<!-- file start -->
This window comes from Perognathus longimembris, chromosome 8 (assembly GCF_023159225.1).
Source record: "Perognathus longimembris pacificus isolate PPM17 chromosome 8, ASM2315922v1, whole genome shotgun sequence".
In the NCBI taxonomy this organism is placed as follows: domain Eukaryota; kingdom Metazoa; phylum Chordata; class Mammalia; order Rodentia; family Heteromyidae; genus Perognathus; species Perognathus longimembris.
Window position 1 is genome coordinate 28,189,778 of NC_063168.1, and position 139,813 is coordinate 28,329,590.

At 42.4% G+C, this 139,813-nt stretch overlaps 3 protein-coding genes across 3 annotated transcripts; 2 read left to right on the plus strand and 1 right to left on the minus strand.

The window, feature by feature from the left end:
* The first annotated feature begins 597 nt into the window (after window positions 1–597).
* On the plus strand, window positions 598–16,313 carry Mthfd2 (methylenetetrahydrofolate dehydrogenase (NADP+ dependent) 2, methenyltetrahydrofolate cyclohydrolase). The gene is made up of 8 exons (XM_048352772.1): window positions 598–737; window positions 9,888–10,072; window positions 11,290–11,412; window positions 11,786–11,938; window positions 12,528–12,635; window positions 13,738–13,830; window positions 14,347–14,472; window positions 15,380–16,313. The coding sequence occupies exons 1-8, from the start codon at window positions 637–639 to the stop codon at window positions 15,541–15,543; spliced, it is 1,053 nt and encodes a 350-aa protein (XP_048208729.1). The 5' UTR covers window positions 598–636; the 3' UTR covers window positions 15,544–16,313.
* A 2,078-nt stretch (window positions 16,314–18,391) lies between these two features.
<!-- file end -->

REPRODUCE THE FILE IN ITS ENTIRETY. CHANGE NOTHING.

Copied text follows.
This window comes from Perognathus longimembris, chromosome 8 (assembly GCF_023159225.1).
Source record: "Perognathus longimembris pacificus isolate PPM17 chromosome 8, ASM2315922v1, whole genome shotgun sequence".
In the NCBI taxonomy this organism is placed as follows: domain Eukaryota; kingdom Metazoa; phylum Chordata; class Mammalia; order Rodentia; family Heteromyidae; genus Perognathus; species Perognathus longimembris.
Window position 1 is genome coordinate 28,189,778 of NC_063168.1, and position 139,813 is coordinate 28,329,590.

At 42.4% G+C, this 139,813-nt stretch overlaps 3 protein-coding genes across 3 annotated transcripts; 2 read left to right on the plus strand and 1 right to left on the minus strand.

The window, feature by feature from the left end:
* The first annotated feature begins 597 nt into the window (after window positions 1–597).
* On the plus strand, window positions 598–16,313 carry Mthfd2 (methylenetetrahydrofolate dehydrogenase (NADP+ dependent) 2, methenyltetrahydrofolate cyclohydrolase). The gene is made up of 8 exons (XM_048352772.1): window positions 598–737; window positions 9,888–10,072; window positions 11,290–11,412; window positions 11,786–11,938; window positions 12,528–12,635; window positions 13,738–13,830; window positions 14,347–14,472; window positions 15,380–16,313. The coding sequence occupies exons 1-8, from the start codon at window positions 637–639 to the stop codon at window positions 15,541–15,543; spliced, it is 1,053 nt and encodes a 350-aa protein (XP_048208729.1). The 5' UTR covers window positions 598–636; the 3' UTR covers window positions 15,544–16,313.
* A 2,078-nt stretch (window positions 16,314–18,391) lies between these two features.